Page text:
On 30 April 2020 the Italian Supreme Court dismissed all grounds and confirmed that the project was a work of architecture, which was not defined in detail as it dealt with a ‘concept store’, inherently undefined. The court clarified that it was not the idea itself to be protected, but its concrete external expression in the architect’s project, as required by case law. The project was found to be ‘creative’ under the Copyright Law and replicated in its main characteristics in 40 Kiko stores. According to the court, the project revealed a unitary design that was visually appreciable with a clear stylistic key and the personal print of the author. Thus, it could be protected as a work of architecture, pursuant to Article 5(2) of the Copyright Law, insofar as the combination of single known elements was original and was not imposed by a technical-functional problem that the author wanted to solve. As the project was not to be classified as a work of design, the additional requirement of artistic value did not apply. In addition, the Supreme Court cited Cofemel and stated that copyright should apply provided that the work is original and reflects the author’s personality in expressing their free and creative choices – this being sufficient without the need to prove the aesthetic or artistic value of the work.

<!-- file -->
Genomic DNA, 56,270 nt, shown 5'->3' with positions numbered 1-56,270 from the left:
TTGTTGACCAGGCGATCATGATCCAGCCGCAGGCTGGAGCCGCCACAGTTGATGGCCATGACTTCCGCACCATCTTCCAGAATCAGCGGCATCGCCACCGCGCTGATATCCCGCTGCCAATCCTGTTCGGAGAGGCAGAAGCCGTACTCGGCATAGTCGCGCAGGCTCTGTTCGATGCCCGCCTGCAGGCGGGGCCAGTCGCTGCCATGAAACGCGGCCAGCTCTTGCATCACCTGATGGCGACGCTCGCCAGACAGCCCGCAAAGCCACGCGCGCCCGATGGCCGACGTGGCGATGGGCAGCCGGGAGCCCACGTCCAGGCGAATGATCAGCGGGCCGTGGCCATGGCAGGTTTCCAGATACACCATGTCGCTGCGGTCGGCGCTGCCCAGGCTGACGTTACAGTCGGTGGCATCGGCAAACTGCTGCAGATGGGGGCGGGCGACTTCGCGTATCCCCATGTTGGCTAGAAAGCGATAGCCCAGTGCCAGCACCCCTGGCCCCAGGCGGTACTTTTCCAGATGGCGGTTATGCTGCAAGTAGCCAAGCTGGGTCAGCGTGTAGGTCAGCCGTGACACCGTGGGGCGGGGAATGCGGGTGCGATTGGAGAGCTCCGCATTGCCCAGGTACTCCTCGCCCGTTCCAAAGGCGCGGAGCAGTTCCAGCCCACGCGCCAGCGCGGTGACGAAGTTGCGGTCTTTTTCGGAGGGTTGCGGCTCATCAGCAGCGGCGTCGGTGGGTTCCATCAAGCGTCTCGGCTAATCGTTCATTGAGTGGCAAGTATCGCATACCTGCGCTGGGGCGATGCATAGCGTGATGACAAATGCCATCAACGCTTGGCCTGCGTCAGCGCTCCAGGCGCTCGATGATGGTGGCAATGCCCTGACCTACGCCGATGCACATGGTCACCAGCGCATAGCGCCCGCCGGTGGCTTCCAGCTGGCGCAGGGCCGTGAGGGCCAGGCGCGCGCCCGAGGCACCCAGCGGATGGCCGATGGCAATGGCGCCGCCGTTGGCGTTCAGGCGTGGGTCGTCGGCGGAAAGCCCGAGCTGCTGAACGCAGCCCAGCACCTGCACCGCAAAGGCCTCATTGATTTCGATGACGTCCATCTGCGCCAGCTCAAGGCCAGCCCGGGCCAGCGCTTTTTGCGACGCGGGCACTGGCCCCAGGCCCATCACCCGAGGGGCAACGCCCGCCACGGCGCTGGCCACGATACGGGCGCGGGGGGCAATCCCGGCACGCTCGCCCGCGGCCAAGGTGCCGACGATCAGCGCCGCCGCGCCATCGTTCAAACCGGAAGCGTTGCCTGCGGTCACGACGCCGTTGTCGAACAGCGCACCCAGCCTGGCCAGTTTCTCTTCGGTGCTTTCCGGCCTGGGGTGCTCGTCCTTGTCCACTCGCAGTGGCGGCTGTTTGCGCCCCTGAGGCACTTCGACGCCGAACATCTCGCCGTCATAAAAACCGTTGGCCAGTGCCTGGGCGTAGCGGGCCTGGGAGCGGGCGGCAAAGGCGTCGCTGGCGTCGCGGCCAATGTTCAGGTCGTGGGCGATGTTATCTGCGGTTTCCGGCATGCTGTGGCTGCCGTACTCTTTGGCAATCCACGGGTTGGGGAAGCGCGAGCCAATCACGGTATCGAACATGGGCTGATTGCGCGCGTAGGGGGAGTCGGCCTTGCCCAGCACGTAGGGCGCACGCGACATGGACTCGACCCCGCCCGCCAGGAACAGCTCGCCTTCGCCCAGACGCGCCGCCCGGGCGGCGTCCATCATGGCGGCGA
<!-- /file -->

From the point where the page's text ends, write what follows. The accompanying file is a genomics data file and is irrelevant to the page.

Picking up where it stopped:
Comment

The latest CJEU case law is welcome for its harmonising effect on national copyright case law and because it removes the subjective assessment of originality based on aesthetic or artistic considerations. However, it sets the trend of stretching copyright protection to almost all shapes, including designs, potentially authorising protection to 3D designs with little originality or that are mainly functional, as the recent Brompton Bicycle Ltd v Chedech/Get2Get (CJEU, 11 June 2020, Case C-833/18) suggests.